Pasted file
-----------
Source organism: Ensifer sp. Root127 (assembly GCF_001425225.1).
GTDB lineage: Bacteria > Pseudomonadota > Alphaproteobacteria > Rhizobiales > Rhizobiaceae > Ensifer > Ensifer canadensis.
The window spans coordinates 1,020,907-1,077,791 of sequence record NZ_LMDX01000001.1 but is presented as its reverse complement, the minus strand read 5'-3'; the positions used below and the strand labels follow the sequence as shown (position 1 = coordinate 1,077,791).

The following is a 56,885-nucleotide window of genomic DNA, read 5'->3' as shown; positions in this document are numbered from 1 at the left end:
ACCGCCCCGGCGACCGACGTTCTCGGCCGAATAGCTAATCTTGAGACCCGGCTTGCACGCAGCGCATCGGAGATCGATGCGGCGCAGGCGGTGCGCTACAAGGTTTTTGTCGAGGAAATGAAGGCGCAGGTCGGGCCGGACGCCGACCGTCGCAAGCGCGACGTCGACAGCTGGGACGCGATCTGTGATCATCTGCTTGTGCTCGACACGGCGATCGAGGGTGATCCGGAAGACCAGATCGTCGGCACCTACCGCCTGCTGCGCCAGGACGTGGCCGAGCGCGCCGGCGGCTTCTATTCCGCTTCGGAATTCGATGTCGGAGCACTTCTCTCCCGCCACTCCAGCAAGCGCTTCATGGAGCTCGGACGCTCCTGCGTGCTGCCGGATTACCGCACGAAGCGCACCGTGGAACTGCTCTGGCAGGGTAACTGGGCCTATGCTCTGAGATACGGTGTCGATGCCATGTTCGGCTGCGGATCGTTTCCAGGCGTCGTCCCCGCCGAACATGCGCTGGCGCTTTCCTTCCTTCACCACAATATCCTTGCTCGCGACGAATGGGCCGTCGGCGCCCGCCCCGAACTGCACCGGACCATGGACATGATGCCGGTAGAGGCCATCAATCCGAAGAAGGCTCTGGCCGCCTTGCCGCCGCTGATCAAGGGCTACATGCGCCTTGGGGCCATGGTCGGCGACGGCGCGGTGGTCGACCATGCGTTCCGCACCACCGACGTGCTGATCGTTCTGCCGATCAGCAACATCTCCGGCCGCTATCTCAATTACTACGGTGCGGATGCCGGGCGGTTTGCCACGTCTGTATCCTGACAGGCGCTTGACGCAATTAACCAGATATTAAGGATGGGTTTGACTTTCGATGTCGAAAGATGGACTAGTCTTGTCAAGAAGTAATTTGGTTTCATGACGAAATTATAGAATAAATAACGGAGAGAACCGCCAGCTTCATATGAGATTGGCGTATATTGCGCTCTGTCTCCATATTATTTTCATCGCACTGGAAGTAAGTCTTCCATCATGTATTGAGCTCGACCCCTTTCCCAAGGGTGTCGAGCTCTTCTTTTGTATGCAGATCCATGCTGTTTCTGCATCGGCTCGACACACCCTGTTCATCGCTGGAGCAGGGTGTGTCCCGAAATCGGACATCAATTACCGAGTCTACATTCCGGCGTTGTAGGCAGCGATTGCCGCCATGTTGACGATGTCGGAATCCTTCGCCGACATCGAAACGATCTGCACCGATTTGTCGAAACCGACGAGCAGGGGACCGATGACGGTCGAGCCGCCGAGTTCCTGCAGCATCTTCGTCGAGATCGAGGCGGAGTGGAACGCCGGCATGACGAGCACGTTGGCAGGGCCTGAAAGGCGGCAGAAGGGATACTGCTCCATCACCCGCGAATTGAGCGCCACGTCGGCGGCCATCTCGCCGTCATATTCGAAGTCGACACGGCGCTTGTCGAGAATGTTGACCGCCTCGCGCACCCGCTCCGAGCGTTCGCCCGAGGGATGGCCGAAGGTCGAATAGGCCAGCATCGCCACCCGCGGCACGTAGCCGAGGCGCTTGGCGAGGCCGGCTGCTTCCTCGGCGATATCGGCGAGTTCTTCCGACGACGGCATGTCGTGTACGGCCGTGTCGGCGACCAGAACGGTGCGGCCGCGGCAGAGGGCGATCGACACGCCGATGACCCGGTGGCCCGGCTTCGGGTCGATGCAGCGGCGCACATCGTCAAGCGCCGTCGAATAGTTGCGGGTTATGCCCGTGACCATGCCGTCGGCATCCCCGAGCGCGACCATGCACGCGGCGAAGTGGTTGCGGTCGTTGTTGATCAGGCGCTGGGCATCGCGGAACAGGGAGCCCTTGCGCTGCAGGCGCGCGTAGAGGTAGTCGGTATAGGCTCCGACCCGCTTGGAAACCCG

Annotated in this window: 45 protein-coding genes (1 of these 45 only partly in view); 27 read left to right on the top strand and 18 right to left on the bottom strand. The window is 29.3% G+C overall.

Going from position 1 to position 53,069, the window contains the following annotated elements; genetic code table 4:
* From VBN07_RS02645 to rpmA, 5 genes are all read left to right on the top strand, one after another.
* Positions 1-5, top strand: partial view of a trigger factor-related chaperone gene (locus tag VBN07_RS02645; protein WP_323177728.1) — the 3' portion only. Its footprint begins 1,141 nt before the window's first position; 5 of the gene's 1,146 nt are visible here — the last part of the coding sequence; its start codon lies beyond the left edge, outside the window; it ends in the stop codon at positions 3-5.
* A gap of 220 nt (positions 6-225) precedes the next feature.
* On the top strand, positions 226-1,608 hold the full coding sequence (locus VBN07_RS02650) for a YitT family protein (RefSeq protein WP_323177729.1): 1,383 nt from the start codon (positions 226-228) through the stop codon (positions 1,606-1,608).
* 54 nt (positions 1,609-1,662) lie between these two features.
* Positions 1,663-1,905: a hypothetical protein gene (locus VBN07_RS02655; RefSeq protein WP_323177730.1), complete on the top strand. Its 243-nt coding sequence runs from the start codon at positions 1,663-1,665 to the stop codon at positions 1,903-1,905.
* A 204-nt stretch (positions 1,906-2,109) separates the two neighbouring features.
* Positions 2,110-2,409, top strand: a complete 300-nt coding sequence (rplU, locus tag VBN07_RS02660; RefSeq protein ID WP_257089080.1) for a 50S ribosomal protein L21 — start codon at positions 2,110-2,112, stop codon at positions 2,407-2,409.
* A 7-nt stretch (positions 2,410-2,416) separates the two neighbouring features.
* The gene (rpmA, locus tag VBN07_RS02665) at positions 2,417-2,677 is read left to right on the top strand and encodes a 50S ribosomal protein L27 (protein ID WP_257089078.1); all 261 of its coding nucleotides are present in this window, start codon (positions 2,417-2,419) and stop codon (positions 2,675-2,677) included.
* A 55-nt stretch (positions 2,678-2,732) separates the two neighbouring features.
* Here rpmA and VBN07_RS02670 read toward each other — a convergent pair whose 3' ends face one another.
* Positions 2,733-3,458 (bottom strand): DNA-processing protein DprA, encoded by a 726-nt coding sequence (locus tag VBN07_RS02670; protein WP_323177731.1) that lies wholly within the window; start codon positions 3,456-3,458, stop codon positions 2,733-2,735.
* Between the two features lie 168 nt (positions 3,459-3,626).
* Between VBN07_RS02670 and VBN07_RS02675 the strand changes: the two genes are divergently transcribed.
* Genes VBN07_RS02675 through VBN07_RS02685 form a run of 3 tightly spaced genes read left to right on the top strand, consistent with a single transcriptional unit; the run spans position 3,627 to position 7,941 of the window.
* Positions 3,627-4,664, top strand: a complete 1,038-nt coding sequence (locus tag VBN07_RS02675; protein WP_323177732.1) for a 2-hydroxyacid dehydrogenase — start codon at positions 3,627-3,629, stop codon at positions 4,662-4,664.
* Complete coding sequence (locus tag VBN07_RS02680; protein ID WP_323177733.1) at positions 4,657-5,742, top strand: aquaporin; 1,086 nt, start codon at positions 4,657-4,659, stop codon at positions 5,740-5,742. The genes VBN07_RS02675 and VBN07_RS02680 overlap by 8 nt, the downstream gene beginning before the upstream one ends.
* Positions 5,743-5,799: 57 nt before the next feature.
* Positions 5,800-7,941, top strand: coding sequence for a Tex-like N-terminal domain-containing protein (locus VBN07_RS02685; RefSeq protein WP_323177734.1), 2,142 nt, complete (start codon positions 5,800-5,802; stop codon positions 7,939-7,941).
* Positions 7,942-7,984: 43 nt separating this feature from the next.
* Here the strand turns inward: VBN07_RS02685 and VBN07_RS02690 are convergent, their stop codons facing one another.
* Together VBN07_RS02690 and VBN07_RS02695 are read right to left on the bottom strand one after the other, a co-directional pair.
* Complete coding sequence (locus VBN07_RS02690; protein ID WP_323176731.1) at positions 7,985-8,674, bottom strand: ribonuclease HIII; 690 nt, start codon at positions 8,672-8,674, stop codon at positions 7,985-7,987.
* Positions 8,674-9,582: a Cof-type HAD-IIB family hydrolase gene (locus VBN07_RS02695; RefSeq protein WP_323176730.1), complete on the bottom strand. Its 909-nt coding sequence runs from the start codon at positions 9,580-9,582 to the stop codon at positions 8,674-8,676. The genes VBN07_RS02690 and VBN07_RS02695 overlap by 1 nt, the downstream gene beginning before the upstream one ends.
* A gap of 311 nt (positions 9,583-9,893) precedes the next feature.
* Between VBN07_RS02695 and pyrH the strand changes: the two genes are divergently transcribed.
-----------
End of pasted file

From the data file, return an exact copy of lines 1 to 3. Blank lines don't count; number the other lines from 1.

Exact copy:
Source organism: Ensifer sp. Root127 (assembly GCF_001425225.1).
GTDB lineage: Bacteria > Pseudomonadota > Alphaproteobacteria > Rhizobiales > Rhizobiaceae > Ensifer > Ensifer canadensis.
The window spans coordinates 1,020,907-1,077,791 of sequence record NZ_LMDX01000001.1 but is presented as its reverse complement, the minus strand read 5'-3'; the positions used below and the strand labels follow the sequence as shown (position 1 = coordinate 1,077,791).